Because mandatory Internet censorship is such a hot button issue in the technology community, the technology media has understandably provided their readers with something of a running commentary on the proposal for some two years. This has been great for campaigners who oppose the issue as it allows us to have a voice in ways that we can't achieve on our own, and to be fair, provides an outlet for the handful of supporters of censorship to engage in public discourse as well.
As EFA continues to work towards broadening the campaign against censorship, other folks with other opinions will continue to evolve their reactions. One particular phenomenon I've noticed about the progression of ideas and the resulting writing, is the increase in people writing to draw attention to themselves or those they represent by writing material which has no real value but for how inflammatory it is.
The people that are doing this can be split into two groups.
The first group are individuals who comment on technology, legal or policy issues in an era where social media allows everyone to be something of a citizen journalist. People with an interest in technology, particularly those who have an interest in how technology connects to society and government, know that if they write something controversial on the issue it will almost certainly attract a lot of readers. Within this, the biggest click-magnet of an article will be one that is deliberately upsetting to people who are opposed to the proposal. Knowing how passionate opposition is to the plan is the same as knowing that if you deliberately attack the community (perhaps labeling them something offensive), you are likely to have someone express how upset they are on a forum or other medium in which people opposing censorship gather. The other frequenters of that forum or medium will of course go and look at the article, and perhaps express how upset they are in the comments section. The result? A few hundred or even thousand clicks, a new record for that particular blog and a page of possibly heated comments to make you really feel like you were listened to.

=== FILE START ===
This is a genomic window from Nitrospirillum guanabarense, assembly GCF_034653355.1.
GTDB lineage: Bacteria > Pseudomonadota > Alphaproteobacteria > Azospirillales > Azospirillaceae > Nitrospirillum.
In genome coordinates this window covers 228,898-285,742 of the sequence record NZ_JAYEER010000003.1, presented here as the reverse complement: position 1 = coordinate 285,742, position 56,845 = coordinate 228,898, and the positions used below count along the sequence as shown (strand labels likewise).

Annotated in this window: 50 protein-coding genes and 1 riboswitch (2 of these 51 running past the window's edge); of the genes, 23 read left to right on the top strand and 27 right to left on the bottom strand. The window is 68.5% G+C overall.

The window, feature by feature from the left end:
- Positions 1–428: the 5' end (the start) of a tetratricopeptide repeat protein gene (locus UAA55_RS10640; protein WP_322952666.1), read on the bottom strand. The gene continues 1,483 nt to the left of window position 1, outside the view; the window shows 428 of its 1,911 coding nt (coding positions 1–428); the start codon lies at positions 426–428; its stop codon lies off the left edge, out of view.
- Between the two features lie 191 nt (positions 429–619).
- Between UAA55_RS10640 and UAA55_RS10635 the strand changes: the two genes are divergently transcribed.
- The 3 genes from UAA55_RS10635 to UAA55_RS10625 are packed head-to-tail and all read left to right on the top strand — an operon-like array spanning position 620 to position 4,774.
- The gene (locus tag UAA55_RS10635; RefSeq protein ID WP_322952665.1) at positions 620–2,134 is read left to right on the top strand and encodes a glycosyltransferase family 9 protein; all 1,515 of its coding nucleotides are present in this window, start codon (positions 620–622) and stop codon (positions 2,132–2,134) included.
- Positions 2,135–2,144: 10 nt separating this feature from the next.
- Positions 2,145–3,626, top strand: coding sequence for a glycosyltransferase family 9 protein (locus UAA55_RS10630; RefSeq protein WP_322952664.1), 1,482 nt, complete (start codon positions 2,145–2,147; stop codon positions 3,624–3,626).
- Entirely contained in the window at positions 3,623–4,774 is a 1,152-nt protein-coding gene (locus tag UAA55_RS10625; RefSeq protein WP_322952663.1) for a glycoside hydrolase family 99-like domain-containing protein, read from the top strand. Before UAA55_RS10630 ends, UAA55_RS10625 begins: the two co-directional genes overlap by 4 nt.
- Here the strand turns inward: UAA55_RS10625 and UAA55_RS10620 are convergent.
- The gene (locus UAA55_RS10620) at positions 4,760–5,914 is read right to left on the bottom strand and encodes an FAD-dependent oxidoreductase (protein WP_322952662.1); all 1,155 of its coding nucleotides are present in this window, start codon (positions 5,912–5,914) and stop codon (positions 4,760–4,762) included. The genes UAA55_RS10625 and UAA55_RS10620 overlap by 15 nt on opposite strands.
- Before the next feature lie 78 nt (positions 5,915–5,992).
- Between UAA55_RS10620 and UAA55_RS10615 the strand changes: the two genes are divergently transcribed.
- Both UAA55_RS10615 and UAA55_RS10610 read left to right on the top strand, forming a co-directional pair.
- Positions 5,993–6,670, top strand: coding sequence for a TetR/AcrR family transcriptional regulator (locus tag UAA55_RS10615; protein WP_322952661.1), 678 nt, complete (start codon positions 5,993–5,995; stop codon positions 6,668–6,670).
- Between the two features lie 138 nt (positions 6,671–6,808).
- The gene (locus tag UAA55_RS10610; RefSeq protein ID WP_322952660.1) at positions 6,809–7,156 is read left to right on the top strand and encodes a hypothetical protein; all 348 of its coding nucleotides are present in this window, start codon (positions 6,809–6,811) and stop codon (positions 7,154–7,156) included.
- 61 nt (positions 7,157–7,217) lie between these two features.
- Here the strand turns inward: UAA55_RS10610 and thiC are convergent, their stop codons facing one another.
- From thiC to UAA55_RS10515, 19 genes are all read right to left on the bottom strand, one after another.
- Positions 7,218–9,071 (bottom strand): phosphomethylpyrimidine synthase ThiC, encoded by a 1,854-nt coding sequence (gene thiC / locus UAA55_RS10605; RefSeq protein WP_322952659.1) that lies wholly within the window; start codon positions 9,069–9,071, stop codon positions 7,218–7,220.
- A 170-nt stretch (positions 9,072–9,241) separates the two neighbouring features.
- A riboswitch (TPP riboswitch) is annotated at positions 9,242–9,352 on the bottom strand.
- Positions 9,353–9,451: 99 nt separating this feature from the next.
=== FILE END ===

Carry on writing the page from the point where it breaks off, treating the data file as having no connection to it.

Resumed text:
The second group contains people who kick it up a notch. These are people who write professionally (insomuch as they are paid to do so) for a news media site. While the tactics of deliberately being offensive, misleading or abusive can produce an impressive daily hit count for an otherwise boring blog, those record hits on a news site translate into notability and advertising revenue in one way or another. This is often referred to as writing a "trollumn" or being a "trollumnist", a portmanteau of "troll" (an Internet user who is deliberately obnoxious to start fights) and "column" referring to the typical thin but tall layout of a piece in hardcopy newspapers where individual journalists express (largely their own) opinions on a regular basis.
As we push on with the campaign and start bringing it into new areas, there will be plenty of this. I'd like to encourage people to ignore it. It might make your blood boil to see people upping the value of banner ad space by accusing online Australians of being uncivil and the sight of somebody trying to establish themselves as an expert in "online government interaction" by falsely accusing EFA of being misdirecting. There'll be (more) accusations that EFA is not doing a good job, or the issue is blown out of proportion, or nobody really cares, or any number of other expansive claims. When these things do make your blood boil, consider sitting down with a nice cup of tea - you may even wish to swear under your breath - but understand the objective, and understand that it's accomplished if you lose your temper visibly.
Or as we say on the Internet, "don't feed the trolls".